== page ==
The RCVS singles out Homeopathic treatment as a particular consideration and makes statements it cannot substantiate at this time, and which contradict its own Science Committees comments earlier in their debate. However, there are many commonly used therapies that also fall under the definition of CAM, including Acupuncture, Herbal Medicines, Laser therapy, Chiropractic, and Nutraceuticals to name a few. All widely used in practice, and in the last RCVS Manpower survey the number of Vets using one or more types of CAM claiming a speciality were around 4%, this is likely now to be many more as demand has been growing. Widening the debate one quickly realises that key financial pillars of the profession – Continual re-vaccination, promoting neutering as a health benefit, promoting food sold in practices as of particular benefit etc. are all now among those issues that might now be exposed to further debate as they do not fit the RCVS criteria of being evidence based or based on sound scientific principles as well.

There are also many commonly used therapies in mainstream practice that don’t have a recognised evidence base, may be innovative and in development, and may be even just the use of drug combinations that have not been fully trialled and tested for efficacy and safety, but experience says they work. These may now all need looking at.

The Statement identifies prophylaxis as a particular concern. It states “Veterinary Surgeons should not make unproven claims about any treatments, including prophylactic treatments”. This is particularly topical in light of the on-going accusations that some in the profession are profiteering by insisting on annual re-vaccination of pets (and horses) in the absence of evidenced need, with the Vets defence being often that protocols are based on marketing authorisations for vaccines, whilst ignoring the fact that these only require minimum durations of immunity to be shown – so arguments for are actually based on a lack or lack of examination of the evidence. How does the RCVS view this issue now? Are they now duty bound to investigate the profession as what evidence is available supports much longer intervals between vaccinations, and that re-vaccination may not need doing at all?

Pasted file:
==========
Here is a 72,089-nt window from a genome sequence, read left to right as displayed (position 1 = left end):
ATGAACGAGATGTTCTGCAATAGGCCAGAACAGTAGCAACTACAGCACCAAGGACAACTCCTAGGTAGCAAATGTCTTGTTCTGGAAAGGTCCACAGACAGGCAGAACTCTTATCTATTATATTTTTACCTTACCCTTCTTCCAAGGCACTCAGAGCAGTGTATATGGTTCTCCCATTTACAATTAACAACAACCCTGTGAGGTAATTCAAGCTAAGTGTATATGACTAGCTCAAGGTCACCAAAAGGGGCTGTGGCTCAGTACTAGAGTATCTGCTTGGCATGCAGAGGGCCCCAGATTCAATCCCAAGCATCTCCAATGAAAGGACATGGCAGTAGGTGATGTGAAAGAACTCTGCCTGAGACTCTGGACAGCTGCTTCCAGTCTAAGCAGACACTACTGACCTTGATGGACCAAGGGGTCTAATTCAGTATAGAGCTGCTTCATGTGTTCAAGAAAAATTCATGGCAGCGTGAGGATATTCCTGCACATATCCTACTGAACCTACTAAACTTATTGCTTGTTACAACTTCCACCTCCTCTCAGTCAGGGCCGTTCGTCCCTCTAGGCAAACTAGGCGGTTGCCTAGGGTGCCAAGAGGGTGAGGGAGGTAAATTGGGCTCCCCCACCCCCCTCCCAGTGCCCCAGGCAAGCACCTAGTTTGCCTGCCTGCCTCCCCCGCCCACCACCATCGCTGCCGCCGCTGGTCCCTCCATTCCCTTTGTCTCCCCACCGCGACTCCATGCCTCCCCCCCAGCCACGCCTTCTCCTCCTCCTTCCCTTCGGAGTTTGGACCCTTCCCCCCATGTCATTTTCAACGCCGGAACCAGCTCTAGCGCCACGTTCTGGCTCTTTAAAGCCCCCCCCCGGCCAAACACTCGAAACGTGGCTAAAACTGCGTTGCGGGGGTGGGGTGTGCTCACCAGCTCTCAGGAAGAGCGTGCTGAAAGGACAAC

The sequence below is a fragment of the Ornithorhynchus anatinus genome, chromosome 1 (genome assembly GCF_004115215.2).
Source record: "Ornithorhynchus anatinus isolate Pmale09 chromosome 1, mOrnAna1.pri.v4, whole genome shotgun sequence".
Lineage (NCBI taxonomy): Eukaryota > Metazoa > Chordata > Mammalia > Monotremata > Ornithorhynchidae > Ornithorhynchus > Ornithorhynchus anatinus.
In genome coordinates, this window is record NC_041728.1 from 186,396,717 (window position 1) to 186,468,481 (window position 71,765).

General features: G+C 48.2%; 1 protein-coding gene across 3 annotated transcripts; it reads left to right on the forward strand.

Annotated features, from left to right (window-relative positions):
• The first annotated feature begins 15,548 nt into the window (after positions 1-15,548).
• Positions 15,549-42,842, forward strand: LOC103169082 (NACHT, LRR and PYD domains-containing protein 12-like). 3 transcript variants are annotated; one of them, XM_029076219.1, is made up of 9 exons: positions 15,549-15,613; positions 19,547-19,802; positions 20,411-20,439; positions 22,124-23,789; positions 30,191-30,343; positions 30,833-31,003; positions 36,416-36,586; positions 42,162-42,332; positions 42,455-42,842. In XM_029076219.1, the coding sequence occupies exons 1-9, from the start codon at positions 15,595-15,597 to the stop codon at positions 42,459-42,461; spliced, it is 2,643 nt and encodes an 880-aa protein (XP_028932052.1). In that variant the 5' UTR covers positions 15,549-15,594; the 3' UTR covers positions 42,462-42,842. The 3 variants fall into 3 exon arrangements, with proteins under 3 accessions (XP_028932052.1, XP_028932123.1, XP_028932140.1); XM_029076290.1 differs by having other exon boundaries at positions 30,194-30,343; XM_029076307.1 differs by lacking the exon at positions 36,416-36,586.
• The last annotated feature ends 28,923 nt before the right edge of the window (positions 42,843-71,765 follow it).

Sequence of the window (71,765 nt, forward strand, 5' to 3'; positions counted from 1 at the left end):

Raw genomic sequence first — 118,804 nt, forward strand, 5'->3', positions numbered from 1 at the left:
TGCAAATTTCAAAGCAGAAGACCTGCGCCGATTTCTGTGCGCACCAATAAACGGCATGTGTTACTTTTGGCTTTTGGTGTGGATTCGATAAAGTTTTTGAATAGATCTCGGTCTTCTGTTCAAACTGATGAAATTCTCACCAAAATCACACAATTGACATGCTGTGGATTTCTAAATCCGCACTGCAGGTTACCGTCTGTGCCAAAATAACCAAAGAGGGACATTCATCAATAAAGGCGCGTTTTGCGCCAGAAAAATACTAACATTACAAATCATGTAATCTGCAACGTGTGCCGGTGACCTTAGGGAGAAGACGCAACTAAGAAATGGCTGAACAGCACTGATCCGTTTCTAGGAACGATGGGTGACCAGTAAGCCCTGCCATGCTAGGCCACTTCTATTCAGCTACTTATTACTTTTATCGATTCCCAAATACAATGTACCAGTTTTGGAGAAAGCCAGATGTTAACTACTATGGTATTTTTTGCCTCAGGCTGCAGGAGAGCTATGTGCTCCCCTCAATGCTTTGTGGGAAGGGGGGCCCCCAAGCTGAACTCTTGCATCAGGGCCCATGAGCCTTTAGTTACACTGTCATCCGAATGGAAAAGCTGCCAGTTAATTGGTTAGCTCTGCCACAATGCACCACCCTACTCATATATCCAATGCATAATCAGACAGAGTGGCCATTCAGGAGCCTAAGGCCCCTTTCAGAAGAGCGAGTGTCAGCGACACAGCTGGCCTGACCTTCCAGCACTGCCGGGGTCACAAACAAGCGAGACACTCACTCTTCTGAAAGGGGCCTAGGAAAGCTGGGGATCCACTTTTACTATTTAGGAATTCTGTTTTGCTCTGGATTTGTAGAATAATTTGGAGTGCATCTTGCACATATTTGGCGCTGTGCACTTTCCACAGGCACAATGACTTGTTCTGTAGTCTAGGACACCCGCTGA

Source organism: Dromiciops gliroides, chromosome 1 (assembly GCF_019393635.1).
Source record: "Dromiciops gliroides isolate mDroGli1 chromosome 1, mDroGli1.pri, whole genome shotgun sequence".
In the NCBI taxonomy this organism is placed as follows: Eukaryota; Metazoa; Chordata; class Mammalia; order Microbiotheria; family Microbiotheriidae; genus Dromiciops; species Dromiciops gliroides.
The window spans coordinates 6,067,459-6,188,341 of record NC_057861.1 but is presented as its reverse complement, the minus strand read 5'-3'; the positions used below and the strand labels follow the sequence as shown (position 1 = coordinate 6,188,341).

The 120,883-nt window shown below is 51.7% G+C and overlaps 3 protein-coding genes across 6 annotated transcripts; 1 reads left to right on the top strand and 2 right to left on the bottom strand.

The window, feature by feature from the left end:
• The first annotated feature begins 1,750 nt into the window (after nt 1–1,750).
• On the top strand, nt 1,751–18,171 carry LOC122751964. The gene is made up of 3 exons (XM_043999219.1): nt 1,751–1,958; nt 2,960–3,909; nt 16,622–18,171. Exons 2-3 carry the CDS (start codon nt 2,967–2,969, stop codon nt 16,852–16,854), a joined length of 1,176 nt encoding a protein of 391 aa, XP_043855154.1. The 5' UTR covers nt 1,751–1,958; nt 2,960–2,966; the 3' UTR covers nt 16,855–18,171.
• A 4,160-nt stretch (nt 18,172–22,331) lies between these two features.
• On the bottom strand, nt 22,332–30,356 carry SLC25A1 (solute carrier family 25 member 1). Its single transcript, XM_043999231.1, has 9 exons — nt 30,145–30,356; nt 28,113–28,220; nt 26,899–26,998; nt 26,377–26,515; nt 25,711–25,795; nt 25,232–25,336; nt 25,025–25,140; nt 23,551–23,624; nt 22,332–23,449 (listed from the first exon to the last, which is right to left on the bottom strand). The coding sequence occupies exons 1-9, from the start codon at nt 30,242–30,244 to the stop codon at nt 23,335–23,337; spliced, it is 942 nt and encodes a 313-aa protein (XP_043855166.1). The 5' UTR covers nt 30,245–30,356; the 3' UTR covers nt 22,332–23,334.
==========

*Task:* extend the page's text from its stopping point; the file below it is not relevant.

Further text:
Prophylaxis is in fact much wider than the vaccination debate though. It encompasses such practices as the use of antibiotics to prevent possible infection, as well as the more responsible use of herbal and botanical substances in farming to reduce reliance on those same antibiotics (widespread across Europe and growing in the UK) to hit government targets. Do these initiatives all now have to stop? Massive use of pesticides on pets to prevent possible, even at times arguably improbable, illness from infection is another issue, and that itself has potential for impacts on human health and well-being from repeat exposure, quite apart from worries over the insect declines now causing international concern.